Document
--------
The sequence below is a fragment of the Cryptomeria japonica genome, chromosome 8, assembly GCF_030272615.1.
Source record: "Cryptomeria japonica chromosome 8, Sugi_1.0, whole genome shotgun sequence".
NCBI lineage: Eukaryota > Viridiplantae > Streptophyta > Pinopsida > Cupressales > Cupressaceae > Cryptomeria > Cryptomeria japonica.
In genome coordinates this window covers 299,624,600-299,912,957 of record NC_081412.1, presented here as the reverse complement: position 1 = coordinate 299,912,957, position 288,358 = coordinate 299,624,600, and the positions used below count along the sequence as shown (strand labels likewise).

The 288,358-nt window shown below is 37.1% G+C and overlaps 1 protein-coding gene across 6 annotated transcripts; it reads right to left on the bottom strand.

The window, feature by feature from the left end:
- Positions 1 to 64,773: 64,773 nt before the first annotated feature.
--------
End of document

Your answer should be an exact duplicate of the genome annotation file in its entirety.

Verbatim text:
The sequence below is a fragment of the Cryptomeria japonica genome, chromosome 8, assembly GCF_030272615.1.
Source record: "Cryptomeria japonica chromosome 8, Sugi_1.0, whole genome shotgun sequence".
NCBI lineage: Eukaryota > Viridiplantae > Streptophyta > Pinopsida > Cupressales > Cupressaceae > Cryptomeria > Cryptomeria japonica.
In genome coordinates this window covers 299,624,600-299,912,957 of record NC_081412.1, presented here as the reverse complement: position 1 = coordinate 299,912,957, position 288,358 = coordinate 299,624,600, and the positions used below count along the sequence as shown (strand labels likewise).

The 288,358-nt window shown below is 37.1% G+C and overlaps 1 protein-coding gene across 6 annotated transcripts; it reads right to left on the bottom strand.

The window, feature by feature from the left end:
- Positions 1 to 64,773: 64,773 nt before the first annotated feature.